The test draw after cutting the cap was very good. The initial flavors were sweet, pink grapefruit, brown sugar, cinnamon, and an earthy black coffee. There were quite a bit of the coffee notes, actually. There was a nice amount of black pepper which I rated at a 7 1/2. The cigar starts out as medium bodied. 




1 1/2 inches in (25 minutes) the heavy black coffee notes have decreased. There are now nutmeg notes. There are still citrus notes but I would not necessarily call them pink grapefruit any longer. There are still brown sugar and cinnamon notes. The finish is a cream with minor amounts of influence from citrus and a little lingering black pepper. The cigar is a low grade medium to full bodied. The nutmeg notes are holding down the sweetness but not to a large negative degree. 




At the midpoint (37 minutes) the ash is still intact. That's always impressive. There were still grapefruit like notes, brown sugar, and nutmeg. The cinnamon notes are quite light. But, now you also have a grapefruit peel flavor of bitterness. That's not a good thing. There is still a black coffee base and it's light. The finish is a buttery cream. I'm not sure where the butter comes from because it's not on the front end. There is still sweetness but it's sort of overshadowed by the bitter notes. There is not enough bitterness to kill the cigar but it's not something you want in a cigar. The cigar is still a low grade medium to full bodied. 




With about 2 inches remaining (52 minutes) the bitterness is gone! Good! You now have the grapefruit citrus, brown sugar, a little cinnamon nutmeg, and a black coffee base. The finish is now a toasted cream. The cigar is about where it was before the bitterness began. The nutmeg notes are again quite noticeable.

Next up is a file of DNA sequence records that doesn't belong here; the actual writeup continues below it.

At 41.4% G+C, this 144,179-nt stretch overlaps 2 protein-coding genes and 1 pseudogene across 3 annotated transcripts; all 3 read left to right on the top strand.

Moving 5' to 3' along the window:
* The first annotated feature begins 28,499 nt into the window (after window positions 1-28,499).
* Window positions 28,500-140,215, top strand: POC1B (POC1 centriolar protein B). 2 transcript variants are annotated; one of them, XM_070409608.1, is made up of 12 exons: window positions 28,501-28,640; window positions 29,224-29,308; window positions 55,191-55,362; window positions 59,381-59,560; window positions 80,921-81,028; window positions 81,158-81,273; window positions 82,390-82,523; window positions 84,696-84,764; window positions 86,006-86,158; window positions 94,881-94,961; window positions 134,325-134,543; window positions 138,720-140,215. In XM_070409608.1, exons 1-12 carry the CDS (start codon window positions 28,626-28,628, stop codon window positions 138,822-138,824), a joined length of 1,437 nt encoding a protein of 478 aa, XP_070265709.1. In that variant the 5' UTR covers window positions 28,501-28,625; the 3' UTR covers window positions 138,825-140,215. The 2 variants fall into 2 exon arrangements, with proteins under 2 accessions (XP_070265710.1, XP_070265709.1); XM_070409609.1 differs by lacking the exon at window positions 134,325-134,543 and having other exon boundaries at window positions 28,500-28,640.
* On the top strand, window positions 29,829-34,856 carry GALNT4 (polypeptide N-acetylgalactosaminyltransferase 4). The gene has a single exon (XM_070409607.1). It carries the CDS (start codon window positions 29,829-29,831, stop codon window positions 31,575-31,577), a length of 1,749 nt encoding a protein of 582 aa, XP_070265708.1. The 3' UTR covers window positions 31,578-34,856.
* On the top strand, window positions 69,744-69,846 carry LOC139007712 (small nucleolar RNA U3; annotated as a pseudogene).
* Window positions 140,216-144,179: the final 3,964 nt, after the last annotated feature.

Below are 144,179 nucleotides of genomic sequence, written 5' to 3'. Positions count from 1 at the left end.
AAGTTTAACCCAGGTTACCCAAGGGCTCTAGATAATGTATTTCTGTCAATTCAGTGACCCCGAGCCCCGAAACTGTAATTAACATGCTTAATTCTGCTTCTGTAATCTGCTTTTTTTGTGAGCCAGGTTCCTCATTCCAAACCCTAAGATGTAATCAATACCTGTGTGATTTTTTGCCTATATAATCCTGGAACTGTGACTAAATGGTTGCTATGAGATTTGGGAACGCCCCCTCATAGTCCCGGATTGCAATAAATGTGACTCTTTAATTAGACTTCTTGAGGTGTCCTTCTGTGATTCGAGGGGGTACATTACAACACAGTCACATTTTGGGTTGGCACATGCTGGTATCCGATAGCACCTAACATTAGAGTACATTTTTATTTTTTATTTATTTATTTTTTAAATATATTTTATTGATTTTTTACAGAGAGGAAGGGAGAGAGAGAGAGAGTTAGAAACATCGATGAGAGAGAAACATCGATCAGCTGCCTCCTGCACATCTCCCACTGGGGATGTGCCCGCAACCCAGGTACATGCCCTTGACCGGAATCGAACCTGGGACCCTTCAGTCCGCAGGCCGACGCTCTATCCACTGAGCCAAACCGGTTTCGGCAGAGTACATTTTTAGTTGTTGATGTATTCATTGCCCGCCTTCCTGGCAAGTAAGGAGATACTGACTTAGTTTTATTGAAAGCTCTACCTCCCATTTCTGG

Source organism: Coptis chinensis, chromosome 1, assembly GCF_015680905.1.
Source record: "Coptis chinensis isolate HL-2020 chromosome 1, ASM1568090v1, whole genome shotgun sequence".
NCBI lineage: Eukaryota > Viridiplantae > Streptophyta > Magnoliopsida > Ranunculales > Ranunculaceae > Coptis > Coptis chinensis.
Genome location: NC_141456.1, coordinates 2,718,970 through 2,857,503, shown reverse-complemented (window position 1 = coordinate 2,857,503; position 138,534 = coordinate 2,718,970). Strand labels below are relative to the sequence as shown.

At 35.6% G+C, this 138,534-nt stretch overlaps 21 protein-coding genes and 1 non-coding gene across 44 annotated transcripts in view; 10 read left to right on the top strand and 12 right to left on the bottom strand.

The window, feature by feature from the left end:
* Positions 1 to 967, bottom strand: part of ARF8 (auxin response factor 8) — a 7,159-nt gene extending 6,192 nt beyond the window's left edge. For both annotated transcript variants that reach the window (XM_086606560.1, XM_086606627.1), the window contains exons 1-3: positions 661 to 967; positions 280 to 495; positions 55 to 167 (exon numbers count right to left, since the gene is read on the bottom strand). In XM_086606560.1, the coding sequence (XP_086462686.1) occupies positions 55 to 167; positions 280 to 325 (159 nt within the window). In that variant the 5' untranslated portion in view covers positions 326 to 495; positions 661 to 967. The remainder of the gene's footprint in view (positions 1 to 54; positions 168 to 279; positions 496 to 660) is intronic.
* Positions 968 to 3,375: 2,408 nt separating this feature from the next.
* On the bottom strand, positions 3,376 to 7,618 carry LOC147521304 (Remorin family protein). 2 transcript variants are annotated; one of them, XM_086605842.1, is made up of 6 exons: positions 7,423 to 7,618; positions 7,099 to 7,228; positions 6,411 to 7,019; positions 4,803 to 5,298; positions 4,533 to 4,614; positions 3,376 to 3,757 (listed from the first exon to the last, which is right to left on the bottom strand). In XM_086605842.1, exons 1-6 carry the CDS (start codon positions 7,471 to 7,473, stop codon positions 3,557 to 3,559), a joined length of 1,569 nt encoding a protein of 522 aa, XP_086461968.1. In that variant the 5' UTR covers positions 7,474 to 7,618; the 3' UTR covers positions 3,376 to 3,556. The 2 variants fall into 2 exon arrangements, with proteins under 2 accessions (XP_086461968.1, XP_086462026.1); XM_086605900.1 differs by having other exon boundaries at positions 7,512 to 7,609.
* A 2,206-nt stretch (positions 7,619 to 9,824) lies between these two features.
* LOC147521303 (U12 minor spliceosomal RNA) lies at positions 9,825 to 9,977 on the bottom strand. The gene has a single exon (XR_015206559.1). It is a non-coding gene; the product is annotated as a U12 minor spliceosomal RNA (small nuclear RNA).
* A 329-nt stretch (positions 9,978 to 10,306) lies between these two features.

The cigar lasted 1 hour 15 minutes. The heavy nutmeg notes have just about gone entirely. I got back to the grapefruit citrus (not so much pink but still a sweet grapefruit), brown sugar, cinnamon, and black coffee. The black pepper remained very good. The cigar is an actual medium to full bodied now. There was a nice, thick sweet cream finish with a good amount of lingering black pepper. This has been a good cigar overall but it had highs and lows. The low point would definitely be the midpoint with those bitter notes. It started off great with the sweet pink grapefruit notes. I really enjoyed the cigar the most in the first third. If I were to score the cigar in 3 segments; beginning, midpoint, and end it would go 92 beginning, 88 midpoint, and 91 at the end. As an overall score I am giving this cigar a 90. I feel these cigars may be better with some humidor time. But, I am not a fan of aging cigars to make them better. When I purchase a cigar I expect it to be ready to smoke NOW, not in a year. Aging is fine if you purchase a box or 2 and don't get around to smoking them all for a year but the first one out of the box should be ready to go. 


Score: 90

October 14, 2017